Uruguayan territory via the north coast, but he desisted when he
learned that his name was included in the list of people
persecuted by the Argentine-Uruguayan paramilitary commandos
which operated in that city. When a number of his companions
were kidnapped and 'disappeared', O’Neill took refuge in the
Swedish embassy in November 1974. In December of that year he
arrived in Sweden as a political exile and settled in Stockholm.
O’Neill repeatedly planned to return to Uruguay in secret to
join the resistance movement against the dictatorship in power
in Uruguay since the coup d’état of 27 June 1973. Nevertheless,
his attempts to return failed because of practical impediments
and the defection of some of the exiles who accompanied him.
O’Neill then concentrated on becoming active in campaigning for
the release of Uruguayan political prisoners and denouncing his
conditions in prison. In 1982 he moved to Spain. In Madrid
O’Neill sold toys, and later in Málaga he sold refreshments on
the beach. There he contacted anarcho-syndicalist elements and
initiated and collaborated enthusiastically in the first stage
of the publication of the Rojo y Negro newspaper. 'O’Neill was a
person much loved by the CNT activists of those years in
the city of Málaga, where he left his mark and was exemplary for
his honesty' (Peña 2005). In 1984 O’Neill travelled to
Portugal. In Lisbon he made the acquaintance of Otelo Saraiva de
Carvalho, one of the leaders of the Claveles Rojos’ revolution
of 1974, and engaged in activities for this movement.
Uruguay recovered its democratic institutions and in mid-1986,
O’Neill returned to his native country, settling in the
Montevideo district of Cerro. There he re-established relations
with members of the Tupamaro movement and FAU activists,
organisations which had been legalised by the government chosen
in the national elections of November 1984. In Cerro, O’Neill
organised a residents’ civil defence movement to combat
delinquency in the district, for which he was questioned by his
anarchist companions. Distanced from them, in 1997, he settled
in Paysandú, where he gradually abandoned political activism,
but supported the leftist coalition of Frente Amplio, which
triumphed in the 2004 elections.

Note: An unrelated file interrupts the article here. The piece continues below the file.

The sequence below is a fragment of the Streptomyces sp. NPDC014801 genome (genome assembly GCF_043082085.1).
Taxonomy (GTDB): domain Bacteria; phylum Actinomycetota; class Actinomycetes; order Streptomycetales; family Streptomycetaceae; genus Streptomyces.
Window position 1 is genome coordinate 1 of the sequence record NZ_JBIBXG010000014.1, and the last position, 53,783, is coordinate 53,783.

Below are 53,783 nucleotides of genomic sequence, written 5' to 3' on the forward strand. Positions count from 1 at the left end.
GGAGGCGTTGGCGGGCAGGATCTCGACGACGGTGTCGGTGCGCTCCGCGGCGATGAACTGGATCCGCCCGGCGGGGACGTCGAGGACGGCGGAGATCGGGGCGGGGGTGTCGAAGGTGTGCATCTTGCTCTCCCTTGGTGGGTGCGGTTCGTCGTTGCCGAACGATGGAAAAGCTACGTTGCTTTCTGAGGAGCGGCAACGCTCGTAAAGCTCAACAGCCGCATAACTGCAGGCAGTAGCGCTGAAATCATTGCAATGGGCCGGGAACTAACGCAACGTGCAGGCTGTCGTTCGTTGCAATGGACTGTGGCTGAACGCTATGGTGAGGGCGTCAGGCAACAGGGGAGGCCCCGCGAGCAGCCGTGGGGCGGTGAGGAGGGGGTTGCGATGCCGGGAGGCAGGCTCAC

He wrote and
ex penado habla (Montevideo: author's edition, 1952), Anarquistas de acción en
Recortes, 1993); El caso Pardeiro: un ajusticiamiento
anarquista (Montevideo: Testimonio, 2001) and Búsqueda y
(Montevideo: Fin de Siglo, 2004).
a particularly slim man and his friends gave him the nickname
“Finito” (Little Thin Man). He was a kind and formal person,
methodical in the extreme and possessing incisive reasoning.
O’Neill was a compulsive reader, an autodidact who searched
tirelessly and in vain for responses to the ambiguity of the
human condition. During the closing years of his life, O’Neill
concluded that humanity was still not mature enough to generate
just and peaceful societies and he disavowed totalitarian world
In his last
testament Fernando O’Neill stipulated that religious symbols
should not be used during his wake, that any feelings of sadness
should be avoided and that those attending should take their
leave of him simply as a departing friend.
(translation, Claire Healy)
Carlos, "Los laberintos de un militante" in Semanario
Brecha N° 1038, p. 26 (Montevideo, 7 October 2005).
muerte del viejo O’Neill" in Semanario Brecha N° 1039,
p.10 (Montevideo, 14 October 2005).
Retratos con historias (Montevideo: Ediciones
del Sur, Primera Conferencia Anarquista
pronunciamientos, acuerdos, recomendaciones, declaraciones
(Montevideo: Edición de Comunidad del Sur, 1957).
Anarquista Uruguaya, Declaración de Principios
(Montevideo: Recortes, 1986).
Virginia, Ácratas, documentary in Beta SP, 73 minutes (Montevideo,
2000). Includes interviews with Fernando O'Neill and other
historians of anarchism in the River Plate.
Juan Carlos, Acción directa anarquista, una historia de FAU
(Montevideo: Recortes, 2002?).
Fernando, Anarquistas de acción en Montevideo 1927-1937
(Montevideo: Recortes, 1993).
Carlos, Rojo y Negro (Digital,